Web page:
The name Hookfoot sounds as generic as Bulldog, Sweathog, and other pedestrian 1970s monikers, and the music on the group's second release, Good Times a' Comin', reflects just that. It's Elton John sessionmen -- Caleb Quaye, Dave Glover, and Roger Pope from Tumbleweed Connection and other John discs -- recording their Dick James-published songs which were produced at Dick James Studios and going for the brass ring on their own with feeble results. The a cappella ending to "Living in the City" shows they have vocal as well as instrumental chops, while "Gunner Webb's Changes" lifts musical passages right out of Crosby, Stills, Nash & Young's "Long Time Gone" and "Almost Cut My Hair." That should come as no surprise since they covered both Stephen Stills and Neil Young on their self-titled debut from 1971. Lead guitarist Caleb Quaye writes or co-writes nine of the ten titles, vocalist Ian Duck is the runner up with six, but with titles like "Sweet Sweet Funky Music," "Slick's Blues for Jumbo," and "Flying in the U.S.A.," it's obvious the creativity of Bernie Taupin or Elton John is missing from this effort. The blues-oriented grooves are all solid and played with precision, but they also fail to excite. Some of it comes off like Savoy Brown without any bite. Why they didn't raid the Dick James vaults for a hit or ask their friends John and Taupin to throw them a hook is the real mystery of Hookfoot. It's an elaborate package, with a gatefold containing the lyrics and classy photos, but these aren't what one would classify as songs to be sold to other artists. "Look to Your Churches" sounds inspired by Traffic and the Band, but not up to those artists' standards. Sometimes sidemen are supposed to be just that, lending their ability to translate a performer's ideas -- to help put the crowd into a frenzy; one can't see Elton John performing the title track, "Good Times a' Comin'," despite Ian Duck and Caleb Quaye generating interesting moments with their guitar duel. It seems none of John's magic rubbed off on the pair's songwriting chops. Still, had England's pianoman made an appearance on this record, it would have made a world of difference. This same year, Hookfoot's American counterparts -- Danny Kootch, Russ Kunkel, and Leland Sklar -- released the first of three albums under the name the Section. What it proves is that without an Elton John, Carole King, or James Taylor, these records end up sounding like instruments playing themselves. A wonderful argument for the value of charisma and the vacuum of space without a star to fill it with light.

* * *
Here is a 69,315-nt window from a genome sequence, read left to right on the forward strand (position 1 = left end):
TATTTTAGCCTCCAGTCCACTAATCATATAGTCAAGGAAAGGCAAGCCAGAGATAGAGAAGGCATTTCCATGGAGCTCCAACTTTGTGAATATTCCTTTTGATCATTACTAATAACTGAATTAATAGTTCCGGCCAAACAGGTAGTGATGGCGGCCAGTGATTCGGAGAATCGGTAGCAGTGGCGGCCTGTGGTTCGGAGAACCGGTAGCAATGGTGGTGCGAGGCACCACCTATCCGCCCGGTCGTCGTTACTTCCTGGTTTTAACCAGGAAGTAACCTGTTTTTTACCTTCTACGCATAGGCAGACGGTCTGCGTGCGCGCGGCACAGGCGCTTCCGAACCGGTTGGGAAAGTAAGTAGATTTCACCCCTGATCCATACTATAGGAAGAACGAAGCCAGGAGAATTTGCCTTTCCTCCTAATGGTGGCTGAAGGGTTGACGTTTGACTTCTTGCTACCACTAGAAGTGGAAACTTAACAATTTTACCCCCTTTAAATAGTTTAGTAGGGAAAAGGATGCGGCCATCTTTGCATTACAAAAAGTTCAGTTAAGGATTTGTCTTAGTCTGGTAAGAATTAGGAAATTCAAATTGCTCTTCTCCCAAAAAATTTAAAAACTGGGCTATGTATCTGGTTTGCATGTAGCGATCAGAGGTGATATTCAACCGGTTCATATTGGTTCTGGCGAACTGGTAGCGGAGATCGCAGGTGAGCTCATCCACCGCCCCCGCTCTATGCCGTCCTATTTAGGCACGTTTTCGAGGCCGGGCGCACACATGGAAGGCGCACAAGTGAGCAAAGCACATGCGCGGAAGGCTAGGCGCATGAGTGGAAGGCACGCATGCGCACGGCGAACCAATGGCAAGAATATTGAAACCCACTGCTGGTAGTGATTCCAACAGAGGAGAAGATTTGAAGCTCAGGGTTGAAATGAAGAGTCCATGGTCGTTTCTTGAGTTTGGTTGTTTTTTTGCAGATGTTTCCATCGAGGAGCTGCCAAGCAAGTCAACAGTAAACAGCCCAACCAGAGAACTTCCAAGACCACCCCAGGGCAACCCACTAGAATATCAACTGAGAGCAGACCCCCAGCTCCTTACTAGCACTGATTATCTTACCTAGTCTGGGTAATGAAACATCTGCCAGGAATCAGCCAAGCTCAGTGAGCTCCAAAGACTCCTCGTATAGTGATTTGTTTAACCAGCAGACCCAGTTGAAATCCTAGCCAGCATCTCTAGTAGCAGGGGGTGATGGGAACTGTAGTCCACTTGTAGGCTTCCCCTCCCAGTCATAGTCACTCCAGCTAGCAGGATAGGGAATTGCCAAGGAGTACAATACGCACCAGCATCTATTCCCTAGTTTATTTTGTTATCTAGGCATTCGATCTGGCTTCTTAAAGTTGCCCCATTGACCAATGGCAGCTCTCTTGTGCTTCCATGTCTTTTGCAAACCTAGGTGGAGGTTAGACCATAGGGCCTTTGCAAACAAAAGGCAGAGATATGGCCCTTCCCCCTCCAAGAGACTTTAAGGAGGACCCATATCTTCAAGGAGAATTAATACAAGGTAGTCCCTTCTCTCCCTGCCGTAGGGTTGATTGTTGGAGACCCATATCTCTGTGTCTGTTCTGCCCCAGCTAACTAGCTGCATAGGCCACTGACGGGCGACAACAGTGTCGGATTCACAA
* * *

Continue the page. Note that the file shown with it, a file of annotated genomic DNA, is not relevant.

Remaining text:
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AllMusic Review by Joe Viglione